A waterproof layer adds weight and will also increase the cost of a hiking shoe, but will prevent your feet from getting wet. Gore-Tex is the most common form of waterproofing available.

Wrapping It Up…

Whether you’re strolling through your local city park or packing up to hit the backcountry for an afternoon in nature, you’re going to need the right footwear to get you to your final destination.

Hiking shoes fill the perfect gap between city wear and burly boots making them great to wear every day. They even serve as the ultimate solution for that casual hiker or perhaps the most minimalist backpacker who prefers to keep things light in any conditions.

This guide to the best hiking shoes for beginners should help get you started in the right direction — but whichever trail you choose to take, don’t forget to stop and look around.

Hiking Shoes for Beginners - HelloTrail

Beginner Hiking Shoes FAQ

Is it okay to wear running shoes for hiking?

Absolutely! Now, this really depends on the type of trail you’ll be tackling. If it’s a well-maintained trail without a lot of obstacles, running shoes should be fine. They’re light and comfy and perfect for such conditions. But if we’re talking about rocky, uneven terrain, or slippery slopes, running shoes might lack the needed ankle support and robust soles. In these situations, proper hiking shoes or boots would be safer and more comfortable.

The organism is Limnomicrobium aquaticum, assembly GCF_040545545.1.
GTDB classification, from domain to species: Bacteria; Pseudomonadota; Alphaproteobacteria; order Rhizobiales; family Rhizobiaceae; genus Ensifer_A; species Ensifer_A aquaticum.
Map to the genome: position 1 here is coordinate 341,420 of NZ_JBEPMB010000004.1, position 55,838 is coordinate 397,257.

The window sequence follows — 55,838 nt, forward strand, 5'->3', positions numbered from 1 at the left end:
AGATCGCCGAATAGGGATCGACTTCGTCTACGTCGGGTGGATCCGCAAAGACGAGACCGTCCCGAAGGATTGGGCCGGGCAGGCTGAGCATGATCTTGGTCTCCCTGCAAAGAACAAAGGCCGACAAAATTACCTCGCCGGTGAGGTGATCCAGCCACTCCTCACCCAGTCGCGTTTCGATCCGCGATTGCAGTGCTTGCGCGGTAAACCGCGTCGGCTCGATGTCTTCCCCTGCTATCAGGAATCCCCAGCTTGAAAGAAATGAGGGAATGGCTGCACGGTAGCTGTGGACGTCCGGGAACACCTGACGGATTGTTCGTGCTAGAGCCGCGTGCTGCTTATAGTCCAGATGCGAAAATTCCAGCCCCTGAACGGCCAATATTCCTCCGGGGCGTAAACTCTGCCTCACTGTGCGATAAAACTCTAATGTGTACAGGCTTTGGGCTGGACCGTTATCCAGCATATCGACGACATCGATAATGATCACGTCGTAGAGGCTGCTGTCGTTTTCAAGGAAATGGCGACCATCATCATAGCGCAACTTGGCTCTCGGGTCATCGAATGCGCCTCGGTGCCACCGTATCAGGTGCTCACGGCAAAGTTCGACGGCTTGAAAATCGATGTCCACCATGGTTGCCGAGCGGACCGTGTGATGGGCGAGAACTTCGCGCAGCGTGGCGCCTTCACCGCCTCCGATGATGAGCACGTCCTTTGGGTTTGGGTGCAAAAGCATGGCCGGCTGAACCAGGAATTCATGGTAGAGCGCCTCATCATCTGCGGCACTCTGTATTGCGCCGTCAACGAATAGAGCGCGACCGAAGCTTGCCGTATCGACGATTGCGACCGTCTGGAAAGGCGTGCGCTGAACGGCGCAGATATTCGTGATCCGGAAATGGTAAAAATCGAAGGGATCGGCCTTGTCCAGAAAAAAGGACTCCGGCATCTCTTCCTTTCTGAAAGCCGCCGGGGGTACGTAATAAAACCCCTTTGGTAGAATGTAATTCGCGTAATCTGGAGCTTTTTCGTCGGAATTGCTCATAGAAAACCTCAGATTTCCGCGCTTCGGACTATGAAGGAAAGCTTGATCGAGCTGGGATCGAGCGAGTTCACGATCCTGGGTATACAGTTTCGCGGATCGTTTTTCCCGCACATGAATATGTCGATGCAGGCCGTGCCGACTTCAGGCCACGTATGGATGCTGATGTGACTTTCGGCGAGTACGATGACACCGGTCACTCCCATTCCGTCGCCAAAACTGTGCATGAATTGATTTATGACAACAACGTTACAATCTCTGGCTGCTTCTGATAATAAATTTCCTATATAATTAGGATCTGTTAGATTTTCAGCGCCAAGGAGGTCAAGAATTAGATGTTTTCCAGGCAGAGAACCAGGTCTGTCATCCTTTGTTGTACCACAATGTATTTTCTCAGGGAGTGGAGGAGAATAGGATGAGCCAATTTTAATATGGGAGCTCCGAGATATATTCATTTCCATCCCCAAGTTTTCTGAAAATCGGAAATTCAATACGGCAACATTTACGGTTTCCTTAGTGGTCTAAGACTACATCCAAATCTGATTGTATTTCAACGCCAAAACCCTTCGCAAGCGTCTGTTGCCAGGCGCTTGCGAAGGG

Do hiking shoes make a difference?

A good pair of hiking shoes can make a huge difference. Speaking from personal experience, a good pair of hiking shoes is like a reliable old friend. They provide support, protection, and comfort. They’re designed to handle a variety of terrains and weather conditions that you might encounter while hiking. Also, hiking shoes typically have better traction, sturdier soles, and more durable materials than regular shoes.

Should I buy hiking shoes a size bigger?

In general, it’s not a bad idea to go half a size to a full size bigger when it comes to hiking shoes. Why, you ask? Well, your feet tend to swell after hours of walking, and having that extra bit of space can keep your toes from hitting the front of the boots, especially during downhill hikes. But remember, too much extra space can cause blisters due to foot movement within the shoe. It’s a delicate balance, and trying on several pairs with your hiking socks is the best approach.

Should hiking shoes be light or heavy?

Ah, the age-old debate. The answer is – it depends. Light hiking shoes are fantastic for shorter, faster hikes or when you’re carrying a light pack. They’ll help you move swiftly and won’t weigh you down. On the other hand, heavier footwear is often more durable, offers more support and protection, and is great for longer treks with a heavier backpack.